New data pushes up UK emissions total

14th January 2015


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  • Mitigation

Author

Nathan Adams

Revised estimates for UK greenhouse-gas emissions has increased emissions in 2012 by around 10Mt C02e and in 1990 by around 29MtC02e, according to the government.

The energy and climate change department (Decc) is due to publish its full statistical release for greenhouse-gas emissions between 1990 and 2012 on 3 February.

Ahead of this, the department has set out the methods and data used to estimate these emissions, which it revises annually in response to new data or changes to international reporting guidelines.

The latest data will incorporate emissions from UK composting and nitrous oxide use in anaesthesia, in line with new reporting guidelines from the Intergovernmental Panel on Climate Change. Emissions from nitrogen triflouride (NF3) gas have also been included for the first time, though UK emissions of this are low, Decc says.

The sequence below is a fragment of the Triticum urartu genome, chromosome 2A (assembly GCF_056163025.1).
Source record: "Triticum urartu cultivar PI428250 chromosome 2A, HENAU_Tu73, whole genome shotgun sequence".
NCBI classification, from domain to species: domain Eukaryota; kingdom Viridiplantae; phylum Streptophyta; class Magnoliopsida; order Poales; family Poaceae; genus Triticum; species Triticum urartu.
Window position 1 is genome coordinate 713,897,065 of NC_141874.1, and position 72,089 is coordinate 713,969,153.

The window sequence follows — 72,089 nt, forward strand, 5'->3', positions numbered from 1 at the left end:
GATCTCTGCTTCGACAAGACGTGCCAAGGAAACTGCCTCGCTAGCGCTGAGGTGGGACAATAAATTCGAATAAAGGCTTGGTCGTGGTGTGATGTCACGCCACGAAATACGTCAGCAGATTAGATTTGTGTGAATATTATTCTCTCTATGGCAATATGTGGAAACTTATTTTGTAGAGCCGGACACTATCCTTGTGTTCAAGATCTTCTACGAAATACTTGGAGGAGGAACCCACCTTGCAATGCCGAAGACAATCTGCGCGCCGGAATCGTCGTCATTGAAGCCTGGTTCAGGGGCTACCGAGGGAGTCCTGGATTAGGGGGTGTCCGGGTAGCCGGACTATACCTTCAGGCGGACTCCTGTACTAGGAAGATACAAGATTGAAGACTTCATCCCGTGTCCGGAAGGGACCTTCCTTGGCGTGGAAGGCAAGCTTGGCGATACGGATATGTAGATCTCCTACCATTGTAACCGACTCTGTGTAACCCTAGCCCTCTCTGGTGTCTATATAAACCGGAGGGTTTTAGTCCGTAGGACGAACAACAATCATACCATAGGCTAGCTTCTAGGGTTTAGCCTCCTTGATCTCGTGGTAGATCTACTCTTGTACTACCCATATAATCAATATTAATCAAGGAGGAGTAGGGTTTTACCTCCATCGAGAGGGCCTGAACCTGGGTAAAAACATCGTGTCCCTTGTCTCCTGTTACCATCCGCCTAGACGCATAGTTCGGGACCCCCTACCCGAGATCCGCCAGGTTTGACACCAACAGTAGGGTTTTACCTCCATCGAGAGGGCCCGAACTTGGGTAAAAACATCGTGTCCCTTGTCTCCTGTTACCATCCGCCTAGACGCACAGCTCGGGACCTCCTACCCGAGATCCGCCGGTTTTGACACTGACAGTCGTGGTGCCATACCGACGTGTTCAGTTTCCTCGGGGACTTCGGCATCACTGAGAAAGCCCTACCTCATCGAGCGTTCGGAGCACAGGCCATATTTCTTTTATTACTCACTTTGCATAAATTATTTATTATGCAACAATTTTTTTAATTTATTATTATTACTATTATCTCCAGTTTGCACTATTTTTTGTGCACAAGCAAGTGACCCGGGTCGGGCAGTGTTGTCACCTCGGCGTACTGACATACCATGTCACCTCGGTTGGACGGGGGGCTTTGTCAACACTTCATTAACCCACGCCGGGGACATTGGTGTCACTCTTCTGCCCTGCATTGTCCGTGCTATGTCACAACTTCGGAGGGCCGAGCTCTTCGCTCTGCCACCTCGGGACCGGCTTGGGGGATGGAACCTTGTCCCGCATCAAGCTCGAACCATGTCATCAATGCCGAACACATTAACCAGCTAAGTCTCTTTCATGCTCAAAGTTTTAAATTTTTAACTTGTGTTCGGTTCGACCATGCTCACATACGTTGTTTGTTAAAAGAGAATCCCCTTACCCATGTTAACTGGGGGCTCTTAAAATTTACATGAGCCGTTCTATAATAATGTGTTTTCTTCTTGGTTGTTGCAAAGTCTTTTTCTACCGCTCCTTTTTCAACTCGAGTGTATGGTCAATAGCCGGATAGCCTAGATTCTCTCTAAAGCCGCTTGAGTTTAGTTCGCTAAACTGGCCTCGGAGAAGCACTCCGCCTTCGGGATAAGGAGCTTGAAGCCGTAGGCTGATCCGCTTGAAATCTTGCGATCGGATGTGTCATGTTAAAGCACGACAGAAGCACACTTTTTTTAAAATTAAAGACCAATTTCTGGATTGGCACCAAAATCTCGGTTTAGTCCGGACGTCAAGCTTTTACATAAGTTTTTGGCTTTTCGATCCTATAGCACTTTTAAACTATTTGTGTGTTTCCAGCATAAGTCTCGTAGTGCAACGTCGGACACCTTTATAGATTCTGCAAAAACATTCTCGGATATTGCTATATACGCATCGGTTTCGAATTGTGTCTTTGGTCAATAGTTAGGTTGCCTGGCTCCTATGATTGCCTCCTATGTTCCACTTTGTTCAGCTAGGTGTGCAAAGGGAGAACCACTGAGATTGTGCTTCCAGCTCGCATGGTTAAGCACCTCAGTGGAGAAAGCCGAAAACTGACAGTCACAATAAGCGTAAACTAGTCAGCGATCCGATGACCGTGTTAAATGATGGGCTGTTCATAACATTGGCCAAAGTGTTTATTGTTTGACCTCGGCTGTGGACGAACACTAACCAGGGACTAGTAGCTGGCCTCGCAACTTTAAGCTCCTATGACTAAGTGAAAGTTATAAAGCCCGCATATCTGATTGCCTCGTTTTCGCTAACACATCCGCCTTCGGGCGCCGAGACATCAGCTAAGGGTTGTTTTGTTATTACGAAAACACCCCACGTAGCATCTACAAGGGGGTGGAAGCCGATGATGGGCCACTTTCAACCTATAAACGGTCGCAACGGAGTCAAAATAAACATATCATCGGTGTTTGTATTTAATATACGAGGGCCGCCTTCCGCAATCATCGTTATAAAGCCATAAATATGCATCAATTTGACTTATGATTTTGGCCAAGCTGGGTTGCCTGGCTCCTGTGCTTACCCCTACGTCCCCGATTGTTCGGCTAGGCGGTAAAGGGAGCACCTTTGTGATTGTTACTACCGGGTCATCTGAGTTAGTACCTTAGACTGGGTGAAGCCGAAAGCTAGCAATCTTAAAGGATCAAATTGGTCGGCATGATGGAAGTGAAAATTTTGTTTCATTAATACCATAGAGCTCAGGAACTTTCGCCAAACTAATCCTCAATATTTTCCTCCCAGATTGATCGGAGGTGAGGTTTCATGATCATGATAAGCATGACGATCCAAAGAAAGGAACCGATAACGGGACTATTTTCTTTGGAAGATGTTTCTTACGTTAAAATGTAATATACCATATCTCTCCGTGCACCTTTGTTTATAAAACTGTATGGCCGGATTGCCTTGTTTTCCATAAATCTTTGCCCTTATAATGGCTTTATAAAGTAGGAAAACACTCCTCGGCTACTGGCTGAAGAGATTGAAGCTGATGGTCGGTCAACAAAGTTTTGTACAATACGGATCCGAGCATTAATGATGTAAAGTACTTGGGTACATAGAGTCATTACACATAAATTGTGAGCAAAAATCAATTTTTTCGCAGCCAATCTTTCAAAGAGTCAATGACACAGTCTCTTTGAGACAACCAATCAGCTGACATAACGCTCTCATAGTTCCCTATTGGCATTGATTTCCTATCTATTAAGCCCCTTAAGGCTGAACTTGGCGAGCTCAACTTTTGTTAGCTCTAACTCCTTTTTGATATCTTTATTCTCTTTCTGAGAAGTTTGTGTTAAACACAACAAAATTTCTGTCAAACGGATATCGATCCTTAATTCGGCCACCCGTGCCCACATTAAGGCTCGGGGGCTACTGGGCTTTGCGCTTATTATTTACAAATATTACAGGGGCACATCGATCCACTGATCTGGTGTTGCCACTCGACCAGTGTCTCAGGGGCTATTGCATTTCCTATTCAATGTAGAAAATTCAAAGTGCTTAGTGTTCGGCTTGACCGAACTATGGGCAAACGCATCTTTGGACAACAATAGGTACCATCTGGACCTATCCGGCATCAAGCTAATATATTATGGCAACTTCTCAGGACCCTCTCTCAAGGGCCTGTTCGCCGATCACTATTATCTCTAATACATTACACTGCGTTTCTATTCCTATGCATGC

New global warming potentials (GWPs) for each gas have been updated according to those published in the IPCC’s fourth assessment report. GWPs allow each gas to be put in the same context by indicating its impact relative to carbon dioxide. The GWP for methane has, for example, been raised from 21 to 25, while that of nitrous dioxide has reduced from 310 to 298.

Emissions from agriculture have increased by around 3MtCO2e in both 1990 and 2012 due to new data on the average weights of dairy and beef cattle, manure management practices on UK farms, and the total area of organic soils.

Revised information on areas of cropland with (comprising?) organic soils that have been drained for agricultural use has resulted in an increase of emissions from land use change by around 4MtCO2e across the time series.

New sources of emissions have been added in line with the increased scope of the EU emissions trading system from the start of 2013, such as chemical flaring at ethylene plant. Fugitive emissions from gas and oil extraction have been revised to include venting from the gas distribution network and better estimates of emissions from small coal mines, Decc says.


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